Boston Harbor at the turn of the 20th century.
sites lie within theGerry
E. Studds Stellwagen Bank National Marine Sanctuary (SBNMS). Human activities
created these sites through a long process that began in ancient times.
Before the ocean flooded Massachusetts Bay, humans and animals walked
land that is now known as Stellwagen Bank. When the ocean inundated
the bay, humans continued accessing the area in watercraft and gathering
its abundant natural resources.
In recent centuries,
modern society has brought increasing use of the sanctuary’s waters.
Located at the mouth of Massachusetts Bay, Stellwagen Bank National
Marine Sanctuary sits astride the historic shipping lanes and fishing
grounds for such ports as Boston, Gloucester, Plymouth, Salem, and Provincetown.
These ports have been centers of maritime activity in New England for
over 300 years. As a result, the sanctuary is a repository for this
nation’s maritime heritage resources in the form of shipwrecks.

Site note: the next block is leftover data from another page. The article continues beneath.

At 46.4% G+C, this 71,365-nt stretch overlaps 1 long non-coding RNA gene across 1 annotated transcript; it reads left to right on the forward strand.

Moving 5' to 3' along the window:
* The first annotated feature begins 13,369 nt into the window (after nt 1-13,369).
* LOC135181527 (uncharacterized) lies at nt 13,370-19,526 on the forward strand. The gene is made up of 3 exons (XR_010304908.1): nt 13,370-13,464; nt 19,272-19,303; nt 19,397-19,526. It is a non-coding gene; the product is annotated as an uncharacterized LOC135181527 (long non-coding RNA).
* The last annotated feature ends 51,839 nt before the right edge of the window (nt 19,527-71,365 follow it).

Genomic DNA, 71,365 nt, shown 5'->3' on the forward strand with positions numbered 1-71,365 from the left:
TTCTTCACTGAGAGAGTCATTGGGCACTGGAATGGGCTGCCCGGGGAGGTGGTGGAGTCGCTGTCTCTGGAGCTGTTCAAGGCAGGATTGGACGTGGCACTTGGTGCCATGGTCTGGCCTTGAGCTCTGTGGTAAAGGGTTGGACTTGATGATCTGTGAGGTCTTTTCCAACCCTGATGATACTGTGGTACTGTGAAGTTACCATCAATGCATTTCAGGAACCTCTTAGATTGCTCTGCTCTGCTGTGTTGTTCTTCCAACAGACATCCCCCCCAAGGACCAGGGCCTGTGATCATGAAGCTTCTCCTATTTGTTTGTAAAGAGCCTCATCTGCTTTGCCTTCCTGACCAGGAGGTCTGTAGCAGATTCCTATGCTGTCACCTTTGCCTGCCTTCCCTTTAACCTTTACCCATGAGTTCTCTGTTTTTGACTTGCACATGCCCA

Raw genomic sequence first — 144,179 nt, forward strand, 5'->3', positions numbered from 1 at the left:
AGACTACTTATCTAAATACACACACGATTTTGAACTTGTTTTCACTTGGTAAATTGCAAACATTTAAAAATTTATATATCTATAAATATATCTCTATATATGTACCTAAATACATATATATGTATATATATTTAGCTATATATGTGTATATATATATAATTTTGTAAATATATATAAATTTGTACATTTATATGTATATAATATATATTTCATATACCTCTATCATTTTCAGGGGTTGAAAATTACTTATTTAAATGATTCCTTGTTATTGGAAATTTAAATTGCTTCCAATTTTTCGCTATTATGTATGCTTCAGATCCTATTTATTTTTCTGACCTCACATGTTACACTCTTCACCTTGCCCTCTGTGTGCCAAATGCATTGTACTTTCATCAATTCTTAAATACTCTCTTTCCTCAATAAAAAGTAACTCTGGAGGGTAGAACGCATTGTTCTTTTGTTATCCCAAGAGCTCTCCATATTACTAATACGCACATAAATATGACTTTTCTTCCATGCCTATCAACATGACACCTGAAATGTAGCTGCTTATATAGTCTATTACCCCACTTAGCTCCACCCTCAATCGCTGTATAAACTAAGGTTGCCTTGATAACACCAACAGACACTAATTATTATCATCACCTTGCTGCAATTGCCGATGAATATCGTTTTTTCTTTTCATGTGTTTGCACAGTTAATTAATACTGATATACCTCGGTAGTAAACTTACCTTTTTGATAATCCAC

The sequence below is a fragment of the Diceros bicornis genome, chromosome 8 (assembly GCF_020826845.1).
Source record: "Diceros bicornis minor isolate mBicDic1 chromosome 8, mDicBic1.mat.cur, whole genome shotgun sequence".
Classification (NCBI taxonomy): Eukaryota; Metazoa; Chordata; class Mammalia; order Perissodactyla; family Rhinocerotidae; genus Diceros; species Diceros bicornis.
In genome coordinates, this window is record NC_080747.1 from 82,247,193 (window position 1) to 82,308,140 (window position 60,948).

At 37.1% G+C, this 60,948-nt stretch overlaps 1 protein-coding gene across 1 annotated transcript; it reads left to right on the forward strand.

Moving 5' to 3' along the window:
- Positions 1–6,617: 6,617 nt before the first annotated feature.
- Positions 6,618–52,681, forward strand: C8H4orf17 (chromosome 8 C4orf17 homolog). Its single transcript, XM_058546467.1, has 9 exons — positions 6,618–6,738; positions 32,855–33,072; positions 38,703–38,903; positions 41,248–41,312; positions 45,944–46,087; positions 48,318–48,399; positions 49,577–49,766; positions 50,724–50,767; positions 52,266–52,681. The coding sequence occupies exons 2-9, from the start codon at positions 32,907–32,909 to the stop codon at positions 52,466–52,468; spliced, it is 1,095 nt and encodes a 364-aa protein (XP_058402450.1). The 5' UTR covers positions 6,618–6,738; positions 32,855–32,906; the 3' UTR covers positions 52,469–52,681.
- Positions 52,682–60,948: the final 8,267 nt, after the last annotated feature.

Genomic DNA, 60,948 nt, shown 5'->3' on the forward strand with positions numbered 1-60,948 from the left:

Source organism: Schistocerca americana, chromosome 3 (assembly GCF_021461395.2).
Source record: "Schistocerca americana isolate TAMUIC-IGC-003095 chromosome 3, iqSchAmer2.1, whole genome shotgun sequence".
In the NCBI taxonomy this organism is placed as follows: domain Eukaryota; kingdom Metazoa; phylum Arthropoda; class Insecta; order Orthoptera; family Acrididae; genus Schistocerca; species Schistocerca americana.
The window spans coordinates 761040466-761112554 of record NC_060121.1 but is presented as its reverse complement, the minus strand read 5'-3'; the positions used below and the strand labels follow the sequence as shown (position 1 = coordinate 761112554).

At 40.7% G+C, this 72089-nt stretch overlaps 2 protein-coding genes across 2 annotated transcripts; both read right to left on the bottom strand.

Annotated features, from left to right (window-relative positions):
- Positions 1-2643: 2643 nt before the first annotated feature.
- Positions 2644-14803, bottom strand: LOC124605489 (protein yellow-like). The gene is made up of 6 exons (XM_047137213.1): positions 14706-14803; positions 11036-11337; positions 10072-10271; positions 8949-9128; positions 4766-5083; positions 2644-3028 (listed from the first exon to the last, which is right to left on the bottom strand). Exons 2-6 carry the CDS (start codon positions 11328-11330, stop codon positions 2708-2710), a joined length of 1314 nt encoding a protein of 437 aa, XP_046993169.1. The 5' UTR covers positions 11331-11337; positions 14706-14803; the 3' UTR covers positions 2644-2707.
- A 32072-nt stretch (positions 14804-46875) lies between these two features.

Historic uses of
the sanctuary include whaling, fishing, and maritime transportation,
all evidenced by the remains of historic shipwrecks on the seafloor.
The Stellwagen Bank National Marine Sanctuary is responsible for interpreting,
protecting and preserving its maritime heritage resources for current
and future generations. Maritime heritage research, monitoring, and
educational programs aim to further knowledge of the past and inform
the public about the importance of all the sanctuary’s resources.
resources are nonrenewable gateways to the past, it is through the interpretation
of these resources that the sanctuary hopes to increase public enjoyment
and appreciation of New England’s maritime history. By studying and
interpreting maritime heritage resources for the public, the sanctuary
seeks to foster a greater understanding of America’s maritime legacy.
A sanctuary researcher studies images relayed from a remotely
Since the sanctuary
began investigating its heritage resources, researchers have located
12 shipwrecks. Past expeditions have used remote sensing technology
to confirm the locations of the Portland, Frank A. Palmer, and Louise
B. Crary. Archaeologists have also located and identified the remains
of the 5-masted schooner Paul Palmer, which burned in 1913. Sanctuary
researchers are systematically investigating the seafloor with sonar
and underwater robots as well as scuba diving to archaeologically document
the sanctuary’s maritime heritage resources.